It’s fun to make predictions for the coming year. The only problem: once they’re in print, you’ll have to face it in January of the next year. Maybe you were right, maybe you weren’t.
Some daring types use a schtick. Len Penzo’s ‘Magic 8-Ball’ didn’t do so hot in 2012; nearly every one of his predictions, including the election of a Republican president, was wrong. Oops! On the other hand, Sam from Financial Samurai did quite well with his 2012 Predictions. Go figure.
If your Magic 8 Ball is on the fritz, you’ll do better to stick to resolutions, instead. “Resolution,” according to the Free Dictionary, has a triple meaning:
A firm determination to be resolute
Resolving to do something
The course of action that gets you there.
Divide and conquer
Do you want to change your life in 2013? A resolution is a great way to do it — provided, of course, that you really want to, and you’re willing (and determined, naturally) to take steps toward achieving those goals.
Separating them into categories helps:
Personal (or family)
Achieve your goals
Next, how are you going to achieve these resolutions? Just wanting them won’t do it — you’ve got to have a realistic, usable plan. Tips that help:
*Brainstorm — what do you really want? Write down everything you can think of, both short and long-term. Whatever isn’t feasible this year may well be accomplished in a few more.
*Ask someone you love to do the same thing — especially your spouse or partner. Attacking a goal together, particularly if it’s one you both want, is always better.
*Choose some goals from that list that you can truly resolve on this year. Add more “wannabe” goals, if you like. But a few are more easily accomplished than many.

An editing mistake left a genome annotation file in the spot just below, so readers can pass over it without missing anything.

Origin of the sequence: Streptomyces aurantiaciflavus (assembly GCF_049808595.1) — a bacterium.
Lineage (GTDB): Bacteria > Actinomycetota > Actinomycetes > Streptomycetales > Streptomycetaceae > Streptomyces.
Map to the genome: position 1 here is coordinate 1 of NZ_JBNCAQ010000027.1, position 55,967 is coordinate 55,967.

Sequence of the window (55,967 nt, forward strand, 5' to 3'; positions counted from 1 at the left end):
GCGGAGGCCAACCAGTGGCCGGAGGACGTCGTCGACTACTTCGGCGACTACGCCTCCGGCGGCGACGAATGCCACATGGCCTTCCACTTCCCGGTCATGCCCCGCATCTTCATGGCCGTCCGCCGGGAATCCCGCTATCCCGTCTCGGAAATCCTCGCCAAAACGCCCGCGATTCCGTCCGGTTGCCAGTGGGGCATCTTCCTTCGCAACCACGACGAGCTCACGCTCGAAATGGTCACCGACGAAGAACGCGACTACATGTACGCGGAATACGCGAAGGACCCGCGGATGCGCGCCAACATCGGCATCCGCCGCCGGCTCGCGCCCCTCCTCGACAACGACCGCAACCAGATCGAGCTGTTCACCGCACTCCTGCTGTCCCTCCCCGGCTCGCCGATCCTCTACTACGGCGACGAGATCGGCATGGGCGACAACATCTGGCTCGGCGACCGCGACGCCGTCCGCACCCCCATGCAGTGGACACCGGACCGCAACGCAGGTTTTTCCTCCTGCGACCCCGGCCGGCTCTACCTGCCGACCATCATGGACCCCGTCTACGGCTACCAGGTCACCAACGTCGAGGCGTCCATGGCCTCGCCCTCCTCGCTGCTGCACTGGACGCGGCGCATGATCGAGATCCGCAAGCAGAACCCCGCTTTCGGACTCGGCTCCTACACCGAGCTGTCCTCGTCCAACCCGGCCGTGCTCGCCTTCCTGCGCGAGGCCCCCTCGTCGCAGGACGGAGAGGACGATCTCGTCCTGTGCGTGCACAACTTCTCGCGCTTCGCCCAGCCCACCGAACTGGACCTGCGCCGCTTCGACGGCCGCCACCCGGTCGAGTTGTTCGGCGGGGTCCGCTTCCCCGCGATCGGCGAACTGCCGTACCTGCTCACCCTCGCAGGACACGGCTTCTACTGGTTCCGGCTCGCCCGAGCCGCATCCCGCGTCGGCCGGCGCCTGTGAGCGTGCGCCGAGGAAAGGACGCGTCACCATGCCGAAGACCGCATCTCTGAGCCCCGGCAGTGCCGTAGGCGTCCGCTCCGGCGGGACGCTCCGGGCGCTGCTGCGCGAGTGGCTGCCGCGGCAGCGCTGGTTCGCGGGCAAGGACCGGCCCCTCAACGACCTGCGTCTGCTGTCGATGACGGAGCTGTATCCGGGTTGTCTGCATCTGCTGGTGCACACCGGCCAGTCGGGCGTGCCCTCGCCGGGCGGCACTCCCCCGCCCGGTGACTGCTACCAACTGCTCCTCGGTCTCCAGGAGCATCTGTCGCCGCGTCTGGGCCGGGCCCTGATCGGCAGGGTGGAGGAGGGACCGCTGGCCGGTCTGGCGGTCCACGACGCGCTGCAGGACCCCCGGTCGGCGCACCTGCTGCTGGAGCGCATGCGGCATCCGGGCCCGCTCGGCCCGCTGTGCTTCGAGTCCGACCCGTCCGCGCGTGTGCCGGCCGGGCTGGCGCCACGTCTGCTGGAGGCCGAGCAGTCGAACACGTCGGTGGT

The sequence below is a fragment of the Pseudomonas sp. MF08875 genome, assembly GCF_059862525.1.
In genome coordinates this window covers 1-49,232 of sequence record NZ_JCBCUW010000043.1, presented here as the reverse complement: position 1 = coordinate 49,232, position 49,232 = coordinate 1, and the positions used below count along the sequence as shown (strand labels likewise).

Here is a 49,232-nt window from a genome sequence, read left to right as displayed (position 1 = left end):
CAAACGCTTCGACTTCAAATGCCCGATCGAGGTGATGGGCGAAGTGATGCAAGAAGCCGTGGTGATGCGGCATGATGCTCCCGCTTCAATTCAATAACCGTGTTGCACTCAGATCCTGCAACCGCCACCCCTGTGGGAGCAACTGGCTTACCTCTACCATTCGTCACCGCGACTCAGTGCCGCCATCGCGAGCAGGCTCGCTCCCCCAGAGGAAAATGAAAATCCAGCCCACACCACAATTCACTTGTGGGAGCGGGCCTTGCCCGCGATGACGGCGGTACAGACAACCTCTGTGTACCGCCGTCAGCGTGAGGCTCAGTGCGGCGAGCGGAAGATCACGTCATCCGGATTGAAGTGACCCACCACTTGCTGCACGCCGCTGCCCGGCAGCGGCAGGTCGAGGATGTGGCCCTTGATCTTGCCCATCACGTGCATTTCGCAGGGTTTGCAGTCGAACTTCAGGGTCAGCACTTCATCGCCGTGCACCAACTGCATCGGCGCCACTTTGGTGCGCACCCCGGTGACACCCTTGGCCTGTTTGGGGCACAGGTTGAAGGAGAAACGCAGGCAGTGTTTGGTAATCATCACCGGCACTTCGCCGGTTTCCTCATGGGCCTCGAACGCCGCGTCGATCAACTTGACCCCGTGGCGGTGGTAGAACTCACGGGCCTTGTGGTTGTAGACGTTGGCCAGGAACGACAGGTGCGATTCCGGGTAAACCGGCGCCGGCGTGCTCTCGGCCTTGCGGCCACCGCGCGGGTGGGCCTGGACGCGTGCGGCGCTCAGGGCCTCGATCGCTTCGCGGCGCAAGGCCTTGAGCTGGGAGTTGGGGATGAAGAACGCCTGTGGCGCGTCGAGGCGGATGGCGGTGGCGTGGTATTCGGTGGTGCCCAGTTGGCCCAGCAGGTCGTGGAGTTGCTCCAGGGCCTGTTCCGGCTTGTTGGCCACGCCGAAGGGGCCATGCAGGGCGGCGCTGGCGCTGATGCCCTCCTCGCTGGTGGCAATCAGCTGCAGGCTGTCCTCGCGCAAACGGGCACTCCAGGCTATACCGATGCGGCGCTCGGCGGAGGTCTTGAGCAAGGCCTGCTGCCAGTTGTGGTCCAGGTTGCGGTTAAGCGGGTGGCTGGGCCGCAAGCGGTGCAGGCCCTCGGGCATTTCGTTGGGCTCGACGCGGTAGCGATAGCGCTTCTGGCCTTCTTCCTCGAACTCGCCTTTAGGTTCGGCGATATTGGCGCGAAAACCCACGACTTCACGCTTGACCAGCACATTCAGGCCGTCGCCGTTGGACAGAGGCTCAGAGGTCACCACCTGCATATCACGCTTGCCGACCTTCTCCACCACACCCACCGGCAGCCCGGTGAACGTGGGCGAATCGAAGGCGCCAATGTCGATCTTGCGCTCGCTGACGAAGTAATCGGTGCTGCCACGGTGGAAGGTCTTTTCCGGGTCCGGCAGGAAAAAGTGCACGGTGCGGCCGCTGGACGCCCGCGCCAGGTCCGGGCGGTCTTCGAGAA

*Break each of those goals into smaller steps. Want an extra $1,000 saved by year’s end? You’ll need to put by $20 a week. (Yes, I can count — 52 weeks x $20 = $1040. Miss a few weeks, due to sickness or vacation, and you’re still ahead.)
Now all you need to do is figure out some ways to save that extra cash. (Some of the earlier posts on this site can help, like 50 tips that save a buck or two…but add up to a lot more than that.) Don’t let the big amount scare you — it’s irrelevant. All you need is a 20-spot a week…much more doable.
This bit-by-bit strategy works in other categories besides money. What if you’d love to visit Ireland by the end of the year, for example. Start with:
*When can you go? (Choose at least two or three different periods, to give yourself more options)
*How much can you afford to spend? (Maybe you’ll need to save the money this year, to give yourself more freedom next annum. Ireland’s not going anywhere, after all.)
*What are the best prices? Travelzoo, Kayak and other bargain sites are good places to start. Put in a Google search, using phrases like “Ireland travel bargain.” Patient sleuthing over a few months will give better results than one or two quickies.
*Book during a sale. That money you’ve been setting patiently aside, week by week, comes in handy now. Finally,
*Cut yourself some slack. You’re human — you will mess up or sluff off somewhere along the way. Missing out for a week here or there doesn’t mean your goals should be abandoned entirely. It just emphasizes what the rest of the world already knows: you’re not perfect. Meeting your resolution in 60 weeks, instead of 52, is nothing to be ashamed of.
Want an example, to get you started? Joe at Retire by 40 has a good basic list of resolutions. Make your own goals this year: plan what you want, and how you’ll get it. It doesn’t take a Magic 8-Ball to know that you’ll succeed. Good luck and good fortune!